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Novel technologies for the analysis of protein complexes

Kevin Titeca (UGent)
(2017)
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Abstract
All functions in the cell result from the complex and dynamic collaboration of biomolecules, with a central role for the interactions between proteins. Protein–protein interactions (PPIs) connect genotypes with phenotypes, and disruption often causes disease. The study of PPIs allows to answer fundamental biological questions and to generate new hypotheses on the functions of proteins. Several technologies already exist to detect PPIs, but there is still room for improvement. We here describe Virotrap and the straightforward filtering index (SFINX). Virotrap is a novel complementary PPI technology that avoids the need for cell lysis by trapping the protein complexes in virus-like particles (VLPs). The technology exploits the ability of the Gag protein of the human immunodeficiency virus (HIV) to induce budding of vesicles without any need for other viral proteins. By genetically fusing the protein of interest to the Gag protein, Virotrap successfully captures its interaction partners in the VLPs, whereafter the VLPs can be purified and the interactors can be identified. Similar to most PPI technologies, Virotrap however also yields false interactors. The novel software approach SFINX aims to separate the true interactors from the false ones in a highly accurate, fast and user-friendly way for datasets resulting from mass spectrometry based PPI technologies, such as Virotrap and affinity purification – mass spectrometry. SFINX outperforms alternative filter technologies on two benchmark datasets, and it is easily accessible via its website interface at http://sfinx.ugent.be/ or as an R package from the comprehensive R archive network (CRAN). We hope that Virotrap and SFINX will enhance the research of many, laying the foundation for further scientific discovery and technological innovation.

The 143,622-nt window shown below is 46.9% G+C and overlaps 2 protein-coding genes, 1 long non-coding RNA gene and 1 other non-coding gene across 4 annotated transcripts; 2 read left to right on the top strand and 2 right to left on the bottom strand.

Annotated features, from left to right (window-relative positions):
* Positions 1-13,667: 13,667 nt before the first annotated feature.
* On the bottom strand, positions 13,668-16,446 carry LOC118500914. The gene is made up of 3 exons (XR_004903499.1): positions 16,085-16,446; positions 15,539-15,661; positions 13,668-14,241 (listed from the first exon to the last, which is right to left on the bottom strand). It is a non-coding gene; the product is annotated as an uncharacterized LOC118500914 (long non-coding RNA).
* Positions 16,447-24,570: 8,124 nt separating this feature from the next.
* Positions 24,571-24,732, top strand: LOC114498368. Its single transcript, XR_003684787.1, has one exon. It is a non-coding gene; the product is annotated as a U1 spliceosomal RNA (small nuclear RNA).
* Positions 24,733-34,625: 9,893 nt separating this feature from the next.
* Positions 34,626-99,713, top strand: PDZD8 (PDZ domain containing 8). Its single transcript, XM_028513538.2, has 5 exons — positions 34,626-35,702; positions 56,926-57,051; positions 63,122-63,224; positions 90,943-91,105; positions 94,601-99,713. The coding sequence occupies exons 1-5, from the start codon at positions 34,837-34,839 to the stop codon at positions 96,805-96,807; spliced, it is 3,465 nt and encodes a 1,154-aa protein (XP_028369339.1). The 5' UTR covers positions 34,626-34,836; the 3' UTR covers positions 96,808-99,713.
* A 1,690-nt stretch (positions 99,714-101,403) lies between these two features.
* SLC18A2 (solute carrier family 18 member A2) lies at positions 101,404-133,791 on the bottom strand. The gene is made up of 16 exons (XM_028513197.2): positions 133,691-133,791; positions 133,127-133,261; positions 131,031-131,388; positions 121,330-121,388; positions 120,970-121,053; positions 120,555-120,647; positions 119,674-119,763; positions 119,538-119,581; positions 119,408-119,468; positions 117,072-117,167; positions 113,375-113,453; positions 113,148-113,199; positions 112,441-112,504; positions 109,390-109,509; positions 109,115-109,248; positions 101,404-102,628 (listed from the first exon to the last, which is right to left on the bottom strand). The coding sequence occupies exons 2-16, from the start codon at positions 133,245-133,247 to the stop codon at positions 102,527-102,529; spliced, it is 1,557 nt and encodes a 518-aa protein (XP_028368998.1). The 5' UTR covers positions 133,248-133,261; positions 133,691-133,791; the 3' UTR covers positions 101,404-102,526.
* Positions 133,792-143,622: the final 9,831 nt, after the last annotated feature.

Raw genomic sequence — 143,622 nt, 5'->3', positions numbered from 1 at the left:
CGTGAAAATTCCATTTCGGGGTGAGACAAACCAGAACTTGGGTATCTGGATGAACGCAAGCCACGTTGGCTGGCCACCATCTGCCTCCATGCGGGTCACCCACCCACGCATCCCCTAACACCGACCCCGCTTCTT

Keywords
protein-protein interactions, interactomics, proteomics, false positives, interactomics filtering

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Citation

Please use this url to cite or link to this publication:

Chicago
Titeca, Kevin. 2017. “Novel Technologies for the Analysis of Protein Complexes”. Ghent, Belgium: Ghent University. Faculty of Medicine and Health Sciences.
APA
Titeca, Kevin. (2017). Novel technologies for the analysis of protein complexes. Ghent University. Faculty of Medicine and Health Sciences, Ghent, Belgium.
Vancouver
1.
Titeca K. Novel technologies for the analysis of protein complexes. [Ghent, Belgium]: Ghent University. Faculty of Medicine and Health Sciences; 2017.
MLA
Titeca, Kevin. “Novel Technologies for the Analysis of Protein Complexes.” 2017 : n. pag. Print.
@phdthesis{8514867,
  abstract     = {All functions in the cell result from the complex and dynamic collaboration of biomolecules, with a central role for the interactions between proteins. Protein--protein interactions (PPIs) connect genotypes with phenotypes, and disruption often causes disease. The study of PPIs allows to answer fundamental biological questions and to generate new hypotheses on the functions of proteins. Several technologies already exist to detect PPIs, but there is still room for improvement. We here describe Virotrap and the straightforward filtering index (SFINX). Virotrap is a novel complementary PPI technology that avoids the need for cell lysis by trapping the protein complexes in virus-like particles (VLPs). The technology exploits the ability of the Gag protein of the human immunodeficiency virus (HIV) to induce budding of vesicles without any need for other viral proteins. By genetically fusing the protein of interest to the Gag protein, Virotrap successfully captures its interaction partners in the VLPs, whereafter the VLPs can be purified and the interactors can be identified. Similar to most PPI technologies, Virotrap however also yields false interactors. The novel software approach SFINX aims to separate the true interactors from the false ones in a highly accurate, fast and user-friendly way for datasets resulting from mass spectrometry based PPI technologies, such as Virotrap and affinity purification -- mass spectrometry. SFINX outperforms alternative filter technologies on two benchmark datasets, and it is easily accessible via its website interface at http://sfinx.ugent.be/ or as an R package from the comprehensive R archive network (CRAN). We hope that Virotrap and SFINX will enhance the research of many, laying the foundation for further scientific discovery and technological innovation.
},
  author       = {Titeca, Kevin},
  language     = {eng},
  pages        = {201},
  publisher    = {Ghent University. Faculty of Medicine and Health Sciences},
  school       = {Ghent University},
  title        = {Novel technologies for the analysis of protein complexes},
  year         = {2017},
}